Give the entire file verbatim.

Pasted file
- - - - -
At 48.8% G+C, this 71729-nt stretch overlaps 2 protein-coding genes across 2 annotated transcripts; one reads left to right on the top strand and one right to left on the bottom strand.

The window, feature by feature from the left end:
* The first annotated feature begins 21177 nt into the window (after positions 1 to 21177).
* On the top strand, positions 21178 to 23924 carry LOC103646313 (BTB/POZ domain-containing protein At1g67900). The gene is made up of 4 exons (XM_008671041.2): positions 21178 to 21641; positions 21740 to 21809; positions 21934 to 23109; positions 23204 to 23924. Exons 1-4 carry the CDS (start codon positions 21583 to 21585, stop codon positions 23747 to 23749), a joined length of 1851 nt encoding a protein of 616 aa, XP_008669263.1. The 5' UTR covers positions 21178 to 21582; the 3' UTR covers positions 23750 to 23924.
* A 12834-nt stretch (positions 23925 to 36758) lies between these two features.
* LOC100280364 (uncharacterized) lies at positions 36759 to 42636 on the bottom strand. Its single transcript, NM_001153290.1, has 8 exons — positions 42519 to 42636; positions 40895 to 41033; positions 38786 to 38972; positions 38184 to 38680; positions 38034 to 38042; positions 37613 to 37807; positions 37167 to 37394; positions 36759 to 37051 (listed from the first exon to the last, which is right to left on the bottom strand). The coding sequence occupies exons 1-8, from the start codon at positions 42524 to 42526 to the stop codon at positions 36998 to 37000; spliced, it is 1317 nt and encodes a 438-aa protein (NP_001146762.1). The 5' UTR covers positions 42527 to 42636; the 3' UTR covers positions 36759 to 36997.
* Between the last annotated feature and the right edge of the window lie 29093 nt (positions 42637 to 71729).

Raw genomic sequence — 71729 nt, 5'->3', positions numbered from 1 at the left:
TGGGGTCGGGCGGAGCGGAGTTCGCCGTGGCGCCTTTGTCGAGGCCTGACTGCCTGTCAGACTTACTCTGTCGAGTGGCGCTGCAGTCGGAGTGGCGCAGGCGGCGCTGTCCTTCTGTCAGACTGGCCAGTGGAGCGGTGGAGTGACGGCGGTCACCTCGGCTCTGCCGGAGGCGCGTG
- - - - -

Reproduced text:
At 48.8% G+C, this 71729-nt stretch overlaps 2 protein-coding genes across 2 annotated transcripts; one reads left to right on the top strand and one right to left on the bottom strand.

The window, feature by feature from the left end:
* The first annotated feature begins 21177 nt into the window (after positions 1 to 21177).
* On the top strand, positions 21178 to 23924 carry LOC103646313 (BTB/POZ domain-containing protein At1g67900). The gene is made up of 4 exons (XM_008671041.2): positions 21178 to 21641; positions 21740 to 21809; positions 21934 to 23109; positions 23204 to 23924. Exons 1-4 carry the CDS (start codon positions 21583 to 21585, stop codon positions 23747 to 23749), a joined length of 1851 nt encoding a protein of 616 aa, XP_008669263.1. The 5' UTR covers positions 21178 to 21582; the 3' UTR covers positions 23750 to 23924.
* A 12834-nt stretch (positions 23925 to 36758) lies between these two features.
* LOC100280364 (uncharacterized) lies at positions 36759 to 42636 on the bottom strand. Its single transcript, NM_001153290.1, has 8 exons — positions 42519 to 42636; positions 40895 to 41033; positions 38786 to 38972; positions 38184 to 38680; positions 38034 to 38042; positions 37613 to 37807; positions 37167 to 37394; positions 36759 to 37051 (listed from the first exon to the last, which is right to left on the bottom strand). The coding sequence occupies exons 1-8, from the start codon at positions 42524 to 42526 to the stop codon at positions 36998 to 37000; spliced, it is 1317 nt and encodes a 438-aa protein (NP_001146762.1). The 5' UTR covers positions 42527 to 42636; the 3' UTR covers positions 36759 to 36997.
* Between the last annotated feature and the right edge of the window lie 29093 nt (positions 42637 to 71729).

Raw genomic sequence — 71729 nt, 5'->3', positions numbered from 1 at the left:
TGGGGTCGGGCGGAGCGGAGTTCGCCGTGGCGCCTTTGTCGAGGCCTGACTGCCTGTCAGACTTACTCTGTCGAGTGGCGCTGCAGTCGGAGTGGCGCAGGCGGCGCTGTCCTTCTGTCAGACTGGCCAGTGGAGCGGTGGAGTGACGGCGGTCACCTCGGCTCTGCCGGAGGCGCGTG